In 2008, my family and I moved from Calgary to Nova Scotia, seeking a quieter, less expensive lifestyle. At the time, I knew very little about Nova Scotia, but I soon realized this province had centuries of stories to be told. My transition to writing Canadian Historical Fiction happened when I first learned about the Halifax Explosion. On December 6, 1917, 1900 people were killed in a blast that levelled the city. Thousands were injured, hundreds were blinded by flying glass, and over twenty-six thousand were left homeless. The Halifax Explosion was the largest manmade explosion before Hiroshima, and it happened right here! How is it that I had never heard of it? Nor had my kids, who were attending school right here in Nova Scotia! Shouldn’t this be remembered as an important moment in Canada’s history? I began to consider what it might be like, living here during WWI, living through the Explosion ... and “Tides of Honour” was born.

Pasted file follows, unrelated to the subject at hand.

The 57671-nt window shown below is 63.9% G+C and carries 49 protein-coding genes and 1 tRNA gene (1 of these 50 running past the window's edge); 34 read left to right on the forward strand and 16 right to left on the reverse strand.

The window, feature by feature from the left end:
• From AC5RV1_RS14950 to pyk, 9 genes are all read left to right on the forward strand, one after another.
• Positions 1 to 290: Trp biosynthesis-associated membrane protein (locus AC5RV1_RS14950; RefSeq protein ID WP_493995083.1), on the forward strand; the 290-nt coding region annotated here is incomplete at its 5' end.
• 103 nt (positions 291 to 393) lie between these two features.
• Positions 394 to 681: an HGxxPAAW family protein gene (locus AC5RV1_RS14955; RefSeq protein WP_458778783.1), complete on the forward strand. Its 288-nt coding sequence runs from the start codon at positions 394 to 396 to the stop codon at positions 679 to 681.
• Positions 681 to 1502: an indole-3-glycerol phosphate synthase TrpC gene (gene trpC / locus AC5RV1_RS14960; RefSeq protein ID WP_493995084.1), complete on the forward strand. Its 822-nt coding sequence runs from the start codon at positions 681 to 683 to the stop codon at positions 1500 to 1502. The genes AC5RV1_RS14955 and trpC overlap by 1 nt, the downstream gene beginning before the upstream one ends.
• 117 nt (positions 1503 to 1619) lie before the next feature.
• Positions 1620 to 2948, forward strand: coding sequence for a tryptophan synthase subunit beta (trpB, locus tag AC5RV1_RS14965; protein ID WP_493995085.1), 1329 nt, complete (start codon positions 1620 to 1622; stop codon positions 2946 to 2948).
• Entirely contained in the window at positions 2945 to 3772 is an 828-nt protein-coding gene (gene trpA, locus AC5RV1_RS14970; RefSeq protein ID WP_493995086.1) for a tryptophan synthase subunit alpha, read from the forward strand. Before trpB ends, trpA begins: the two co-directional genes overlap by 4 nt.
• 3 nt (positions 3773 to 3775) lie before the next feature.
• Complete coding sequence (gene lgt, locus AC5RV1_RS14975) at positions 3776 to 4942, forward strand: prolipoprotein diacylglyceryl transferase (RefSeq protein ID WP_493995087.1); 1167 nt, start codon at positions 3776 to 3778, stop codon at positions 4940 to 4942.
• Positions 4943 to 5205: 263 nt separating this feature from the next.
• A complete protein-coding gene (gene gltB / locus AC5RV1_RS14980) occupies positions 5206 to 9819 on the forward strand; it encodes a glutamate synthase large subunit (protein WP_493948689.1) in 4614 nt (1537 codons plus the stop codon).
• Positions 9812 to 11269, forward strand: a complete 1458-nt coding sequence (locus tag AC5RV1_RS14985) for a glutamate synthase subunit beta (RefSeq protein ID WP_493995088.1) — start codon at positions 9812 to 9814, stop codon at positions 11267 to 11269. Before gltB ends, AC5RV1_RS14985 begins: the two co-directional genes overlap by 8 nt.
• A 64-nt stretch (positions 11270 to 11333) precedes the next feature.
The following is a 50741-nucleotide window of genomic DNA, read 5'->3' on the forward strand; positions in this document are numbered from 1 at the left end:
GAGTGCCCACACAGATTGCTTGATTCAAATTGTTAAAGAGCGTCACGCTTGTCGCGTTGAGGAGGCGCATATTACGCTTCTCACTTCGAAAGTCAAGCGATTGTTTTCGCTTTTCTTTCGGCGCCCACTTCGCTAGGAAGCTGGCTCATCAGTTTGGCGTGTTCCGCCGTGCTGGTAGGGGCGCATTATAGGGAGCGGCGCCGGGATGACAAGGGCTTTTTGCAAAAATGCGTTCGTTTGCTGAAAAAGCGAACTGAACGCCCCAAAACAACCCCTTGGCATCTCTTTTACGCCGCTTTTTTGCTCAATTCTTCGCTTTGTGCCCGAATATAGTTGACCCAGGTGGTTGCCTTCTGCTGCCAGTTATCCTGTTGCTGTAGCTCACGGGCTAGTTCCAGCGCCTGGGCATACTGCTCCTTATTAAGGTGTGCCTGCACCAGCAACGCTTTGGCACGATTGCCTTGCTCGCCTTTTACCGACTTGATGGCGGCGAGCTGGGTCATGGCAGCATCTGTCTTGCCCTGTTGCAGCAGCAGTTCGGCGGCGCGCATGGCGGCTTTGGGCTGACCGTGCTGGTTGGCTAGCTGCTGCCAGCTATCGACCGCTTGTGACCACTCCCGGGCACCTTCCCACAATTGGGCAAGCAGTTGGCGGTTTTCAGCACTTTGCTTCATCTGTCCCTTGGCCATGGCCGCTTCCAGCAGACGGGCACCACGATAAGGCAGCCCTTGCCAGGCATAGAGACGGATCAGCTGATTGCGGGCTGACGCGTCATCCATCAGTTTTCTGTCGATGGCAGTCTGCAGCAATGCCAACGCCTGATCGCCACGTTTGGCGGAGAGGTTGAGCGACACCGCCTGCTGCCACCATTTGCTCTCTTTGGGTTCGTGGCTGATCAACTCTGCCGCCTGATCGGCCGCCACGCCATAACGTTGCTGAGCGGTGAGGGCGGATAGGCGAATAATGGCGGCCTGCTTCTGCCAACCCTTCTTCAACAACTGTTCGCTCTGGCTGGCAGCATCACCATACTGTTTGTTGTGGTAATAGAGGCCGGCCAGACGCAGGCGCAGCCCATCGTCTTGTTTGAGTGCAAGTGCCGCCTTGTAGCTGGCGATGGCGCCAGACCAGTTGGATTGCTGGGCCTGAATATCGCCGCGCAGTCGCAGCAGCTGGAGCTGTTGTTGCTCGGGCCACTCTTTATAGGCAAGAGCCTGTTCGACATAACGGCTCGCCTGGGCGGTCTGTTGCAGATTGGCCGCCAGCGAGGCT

After I wrote “Tides of Honour”, I began reading more and more Canadian historical fiction ... but it was difficult to find sometimes. 

Why is that? Why are we not shouting our stories to the world? Don’t we have any? Ha! Canada is a country of almost 10 million km2 – almost forty United Kingdoms could fit geographically into our country, yet we’re telling their stories more often than our own. When American or European History is discussed, people get excited. Bookstores, libraries, televisions, and movie theatres are full of tales from their past, and some have grown to mythical proportions. But where are the stories from our past?

Curious, I looked up all the major disasters that have happened in “Canada” since the 17th century (I’m talking about the geographical area we now call Canada, since it wasn’t technically a country until 1867).